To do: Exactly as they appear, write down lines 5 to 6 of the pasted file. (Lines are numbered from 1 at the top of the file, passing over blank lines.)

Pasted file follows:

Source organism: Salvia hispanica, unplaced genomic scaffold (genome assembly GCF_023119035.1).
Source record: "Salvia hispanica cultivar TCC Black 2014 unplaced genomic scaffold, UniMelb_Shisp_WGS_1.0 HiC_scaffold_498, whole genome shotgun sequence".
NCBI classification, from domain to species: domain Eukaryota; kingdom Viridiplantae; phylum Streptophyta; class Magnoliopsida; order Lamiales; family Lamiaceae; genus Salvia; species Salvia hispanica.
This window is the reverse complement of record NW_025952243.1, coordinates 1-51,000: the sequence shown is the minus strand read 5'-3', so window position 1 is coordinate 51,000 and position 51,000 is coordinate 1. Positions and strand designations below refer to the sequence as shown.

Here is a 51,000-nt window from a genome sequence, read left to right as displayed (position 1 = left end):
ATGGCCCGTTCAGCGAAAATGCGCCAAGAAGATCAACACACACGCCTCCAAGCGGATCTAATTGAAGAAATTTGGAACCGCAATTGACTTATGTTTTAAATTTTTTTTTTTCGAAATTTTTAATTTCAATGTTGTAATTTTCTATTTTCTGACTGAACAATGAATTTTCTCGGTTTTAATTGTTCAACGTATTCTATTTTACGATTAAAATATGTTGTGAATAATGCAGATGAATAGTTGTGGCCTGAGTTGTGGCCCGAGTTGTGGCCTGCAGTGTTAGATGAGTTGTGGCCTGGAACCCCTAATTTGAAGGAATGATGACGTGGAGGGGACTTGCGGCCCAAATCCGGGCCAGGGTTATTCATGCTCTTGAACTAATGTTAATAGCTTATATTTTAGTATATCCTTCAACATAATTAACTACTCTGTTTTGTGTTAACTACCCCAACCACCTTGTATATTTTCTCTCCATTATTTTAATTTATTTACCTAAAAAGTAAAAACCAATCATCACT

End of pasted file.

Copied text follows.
Here is a 51,000-nt window from a genome sequence, read left to right as displayed (position 1 = left end):
ATGGCCCGTTCAGCGAAAATGCGCCAAGAAGATCAACACACACGCCTCCAAGCGGATCTAATTGAAGAAATTTGGAACCGCAATTGACTTATGTTTTAAATTTTTTTTTTTCGAAATTTTTAATTTCAATGTTGTAATTTTCTATTTTCTGACTGAACAATGAATTTTCTCGGTTTTAATTGTTCAACGTATTCTATTTTACGATTAAAATATGTTGTGAATAATGCAGATGAATAGTTGTGGCCTGAGTTGTGGCCCGAGTTGTGGCCTGCAGTGTTAGATGAGTTGTGGCCTGGAACCCCTAATTTGAAGGAATGATGACGTGGAGGGGACTTGCGGCCCAAATCCGGGCCAGGGTTATTCATGCTCTTGAACTAATGTTAATAGCTTATATTTTAGTATATCCTTCAACATAATTAACTACTCTGTTTTGTGTTAACTACCCCAACCACCTTGTATATTTTCTCTCCATTATTTTAATTTATTTACCTAAAAAGTAAAAACCAATCATCACT